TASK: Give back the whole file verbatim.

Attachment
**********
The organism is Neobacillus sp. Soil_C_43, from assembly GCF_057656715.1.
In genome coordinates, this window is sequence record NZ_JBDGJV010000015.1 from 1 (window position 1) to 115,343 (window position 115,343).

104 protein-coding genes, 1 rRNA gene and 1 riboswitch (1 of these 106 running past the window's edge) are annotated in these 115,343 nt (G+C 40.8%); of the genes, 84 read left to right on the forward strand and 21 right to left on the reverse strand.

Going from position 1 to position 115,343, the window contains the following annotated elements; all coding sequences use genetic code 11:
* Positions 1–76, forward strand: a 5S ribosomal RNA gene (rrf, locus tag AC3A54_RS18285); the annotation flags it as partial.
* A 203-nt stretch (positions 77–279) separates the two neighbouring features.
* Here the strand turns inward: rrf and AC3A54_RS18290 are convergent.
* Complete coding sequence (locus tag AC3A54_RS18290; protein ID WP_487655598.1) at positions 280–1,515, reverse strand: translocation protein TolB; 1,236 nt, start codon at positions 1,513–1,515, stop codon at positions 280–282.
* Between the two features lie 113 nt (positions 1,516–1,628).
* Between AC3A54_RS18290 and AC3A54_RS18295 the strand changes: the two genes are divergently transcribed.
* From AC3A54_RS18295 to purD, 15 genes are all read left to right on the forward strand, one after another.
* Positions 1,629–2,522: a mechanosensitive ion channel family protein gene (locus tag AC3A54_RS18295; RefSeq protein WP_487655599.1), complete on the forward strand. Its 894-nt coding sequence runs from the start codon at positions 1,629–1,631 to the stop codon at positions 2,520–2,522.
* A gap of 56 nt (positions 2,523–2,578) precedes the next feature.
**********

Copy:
The organism is Neobacillus sp. Soil_C_43, from assembly GCF_057656715.1.
In genome coordinates, this window is sequence record NZ_JBDGJV010000015.1 from 1 (window position 1) to 115,343 (window position 115,343).

104 protein-coding genes, 1 rRNA gene and 1 riboswitch (1 of these 106 running past the window's edge) are annotated in these 115,343 nt (G+C 40.8%); of the genes, 84 read left to right on the forward strand and 21 right to left on the reverse strand.

Going from position 1 to position 115,343, the window contains the following annotated elements; all coding sequences use genetic code 11:
* Positions 1–76, forward strand: a 5S ribosomal RNA gene (rrf, locus tag AC3A54_RS18285); the annotation flags it as partial.
* A 203-nt stretch (positions 77–279) separates the two neighbouring features.
* Here the strand turns inward: rrf and AC3A54_RS18290 are convergent.
* Complete coding sequence (locus tag AC3A54_RS18290; protein ID WP_487655598.1) at positions 280–1,515, reverse strand: translocation protein TolB; 1,236 nt, start codon at positions 1,513–1,515, stop codon at positions 280–282.
* Between the two features lie 113 nt (positions 1,516–1,628).
* Between AC3A54_RS18290 and AC3A54_RS18295 the strand changes: the two genes are divergently transcribed.
* From AC3A54_RS18295 to purD, 15 genes are all read left to right on the forward strand, one after another.
* Positions 1,629–2,522: a mechanosensitive ion channel family protein gene (locus tag AC3A54_RS18295; RefSeq protein WP_487655599.1), complete on the forward strand. Its 894-nt coding sequence runs from the start codon at positions 1,629–1,631 to the stop codon at positions 2,520–2,522.
* A gap of 56 nt (positions 2,523–2,578) precedes the next feature.